By Tom Ozimek
The cost of insuring exposure to United States sovereign debt rose on Wednesday to its highest level since 2011 after Treasury Secretary Janet Yellen warned that failure to lift the federal borrowing cap would trigger an economic catastrophe, suggesting investors are growing more nervous about the debt ceiling deadlock in Washington.
Spreads on U.S. five-year credit default swaps widened to 62 basis points, according to data from S&P Global Market Intelligence. That’s up from a close of 59 basis points on Tuesday and more than double their level at the start of the year. It’s also the highest level since 2011, according to Refinitiv data.
The United States bumped up against its $31.4 trillion debt ceiling in January, leaving it to Congress to raise the cap and allow the government to keep paying its bills.
Democrats have insisted on legislation with no preconditions to raise the debt ceiling, while Republicans have demanded spending cuts in exchange for their support to lift the borrowing cap.
Until a debt ceiling deal is reached, the Treasury Department has resorted to so-called “extraordinary measures”—basically accounting maneuvers—that allow the government to continue making payments on its debt obligations. But at some point, these will run out.
Both Washington and Wall Street are focused on what’s known as the coming “X-date,” the moment at which Treasury will be unable to issue any more bills, bonds, or notes and can only make payments on its debt obligations from tax revenues.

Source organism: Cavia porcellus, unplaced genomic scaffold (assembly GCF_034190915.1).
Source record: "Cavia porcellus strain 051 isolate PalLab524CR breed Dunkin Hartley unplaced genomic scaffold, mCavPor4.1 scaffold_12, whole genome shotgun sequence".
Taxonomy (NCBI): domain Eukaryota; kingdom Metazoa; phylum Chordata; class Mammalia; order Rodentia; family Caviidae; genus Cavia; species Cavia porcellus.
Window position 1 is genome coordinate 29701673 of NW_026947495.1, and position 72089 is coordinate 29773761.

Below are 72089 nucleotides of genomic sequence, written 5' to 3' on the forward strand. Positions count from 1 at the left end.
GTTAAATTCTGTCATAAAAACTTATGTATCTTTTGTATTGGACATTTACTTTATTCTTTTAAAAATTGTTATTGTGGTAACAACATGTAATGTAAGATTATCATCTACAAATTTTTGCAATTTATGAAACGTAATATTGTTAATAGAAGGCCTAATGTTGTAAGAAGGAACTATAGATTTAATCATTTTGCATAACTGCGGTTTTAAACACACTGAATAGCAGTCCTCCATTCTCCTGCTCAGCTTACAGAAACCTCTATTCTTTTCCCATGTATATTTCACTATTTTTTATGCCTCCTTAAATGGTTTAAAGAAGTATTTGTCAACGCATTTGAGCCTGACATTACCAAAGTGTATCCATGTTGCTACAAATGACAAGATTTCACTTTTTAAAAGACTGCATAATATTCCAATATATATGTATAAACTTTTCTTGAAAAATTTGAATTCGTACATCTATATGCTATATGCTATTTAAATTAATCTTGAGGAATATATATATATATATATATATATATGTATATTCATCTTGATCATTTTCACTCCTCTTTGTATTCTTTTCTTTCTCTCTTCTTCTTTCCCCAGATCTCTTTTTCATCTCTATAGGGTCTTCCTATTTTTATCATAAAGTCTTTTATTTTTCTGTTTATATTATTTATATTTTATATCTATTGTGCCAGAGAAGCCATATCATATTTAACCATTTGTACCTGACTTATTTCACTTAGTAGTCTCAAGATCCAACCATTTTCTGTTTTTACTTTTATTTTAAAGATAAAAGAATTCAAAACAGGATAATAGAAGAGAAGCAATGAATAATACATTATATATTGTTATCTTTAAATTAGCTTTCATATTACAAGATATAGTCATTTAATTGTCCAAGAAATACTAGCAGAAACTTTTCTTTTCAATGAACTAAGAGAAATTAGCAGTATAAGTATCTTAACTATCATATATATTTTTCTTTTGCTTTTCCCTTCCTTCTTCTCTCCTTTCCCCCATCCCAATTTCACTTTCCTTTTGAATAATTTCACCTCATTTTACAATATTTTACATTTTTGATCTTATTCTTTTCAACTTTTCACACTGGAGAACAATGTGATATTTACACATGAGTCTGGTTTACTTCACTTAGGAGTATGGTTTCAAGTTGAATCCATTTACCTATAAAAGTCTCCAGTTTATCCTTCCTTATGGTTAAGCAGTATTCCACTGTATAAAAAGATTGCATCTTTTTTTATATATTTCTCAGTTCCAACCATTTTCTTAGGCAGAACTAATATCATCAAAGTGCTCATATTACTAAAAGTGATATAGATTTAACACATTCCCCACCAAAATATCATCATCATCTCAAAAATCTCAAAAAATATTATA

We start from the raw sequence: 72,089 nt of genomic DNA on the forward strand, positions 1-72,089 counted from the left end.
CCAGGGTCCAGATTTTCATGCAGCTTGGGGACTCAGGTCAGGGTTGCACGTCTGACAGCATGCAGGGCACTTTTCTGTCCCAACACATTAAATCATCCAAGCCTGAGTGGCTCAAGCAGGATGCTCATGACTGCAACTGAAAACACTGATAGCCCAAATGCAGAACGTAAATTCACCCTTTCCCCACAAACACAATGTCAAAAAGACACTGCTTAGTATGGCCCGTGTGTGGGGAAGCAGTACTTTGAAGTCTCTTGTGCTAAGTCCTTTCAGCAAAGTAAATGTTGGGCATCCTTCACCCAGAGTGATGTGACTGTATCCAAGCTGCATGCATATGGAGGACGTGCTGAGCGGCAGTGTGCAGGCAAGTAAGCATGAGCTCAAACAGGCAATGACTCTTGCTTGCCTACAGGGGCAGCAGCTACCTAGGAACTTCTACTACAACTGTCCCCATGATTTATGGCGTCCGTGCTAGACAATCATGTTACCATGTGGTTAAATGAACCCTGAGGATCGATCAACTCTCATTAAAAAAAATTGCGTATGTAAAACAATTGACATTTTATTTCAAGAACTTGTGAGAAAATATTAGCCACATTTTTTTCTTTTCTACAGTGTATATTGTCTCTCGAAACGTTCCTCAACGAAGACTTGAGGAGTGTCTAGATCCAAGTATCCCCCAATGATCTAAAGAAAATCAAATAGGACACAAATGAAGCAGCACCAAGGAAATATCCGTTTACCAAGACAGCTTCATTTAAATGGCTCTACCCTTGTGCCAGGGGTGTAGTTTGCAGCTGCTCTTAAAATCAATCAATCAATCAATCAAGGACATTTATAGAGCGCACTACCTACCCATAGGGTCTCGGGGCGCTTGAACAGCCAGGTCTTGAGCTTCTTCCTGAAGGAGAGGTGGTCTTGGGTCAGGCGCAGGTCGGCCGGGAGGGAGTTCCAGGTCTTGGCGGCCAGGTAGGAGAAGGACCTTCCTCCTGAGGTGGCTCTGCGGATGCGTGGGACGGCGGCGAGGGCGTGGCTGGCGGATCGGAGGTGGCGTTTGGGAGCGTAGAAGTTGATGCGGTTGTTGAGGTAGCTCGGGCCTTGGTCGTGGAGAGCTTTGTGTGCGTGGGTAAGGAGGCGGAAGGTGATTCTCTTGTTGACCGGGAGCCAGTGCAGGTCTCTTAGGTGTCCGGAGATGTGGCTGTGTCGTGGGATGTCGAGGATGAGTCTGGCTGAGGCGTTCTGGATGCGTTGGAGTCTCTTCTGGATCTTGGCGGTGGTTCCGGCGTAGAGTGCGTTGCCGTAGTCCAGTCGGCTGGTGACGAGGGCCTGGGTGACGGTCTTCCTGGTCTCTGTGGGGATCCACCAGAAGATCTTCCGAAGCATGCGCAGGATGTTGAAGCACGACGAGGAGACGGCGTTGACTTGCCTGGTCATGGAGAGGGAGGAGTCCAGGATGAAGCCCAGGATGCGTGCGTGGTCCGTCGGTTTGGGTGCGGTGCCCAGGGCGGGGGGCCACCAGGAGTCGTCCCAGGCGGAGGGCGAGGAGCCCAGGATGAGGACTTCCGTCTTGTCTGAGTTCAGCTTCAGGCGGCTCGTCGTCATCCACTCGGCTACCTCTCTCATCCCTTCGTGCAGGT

While concerns about a possible U.S. sovereign debt default have been evident in bond markets for some time, stock market investors have been less fazed, with the S&P 500 rallying around 6 percent so far this year.
“The chances of U.S. default remain very, very slim,” said Guy Miller, chief market strategist at Zurich Insurance Group. “However, it just takes the probabilities to rise above zero and it becomes a real issue from an investor perspective.”
Still, the price action on U.S. five-year credit default swaps suggests investors are growing more jittery and trying to hedge against the prospect that negotiations around lifting the debt cap could come down to the wire—or fall through entirely.
Yellen on Tuesday warned that failure by Congress to raise the government’s debt ceiling—and the resulting default—would trigger an “economic and financial catastrophe” that would decimate jobs and make borrowing money more expensive for years to come.
She said it was a “basic responsibility” of Congress to raise or abolish the $31.4 trillion borrowing cap, warning that a default on the country’s debt would raise the cost of borrowing “into perpetuity” and that “future investments would become substantially more costly.”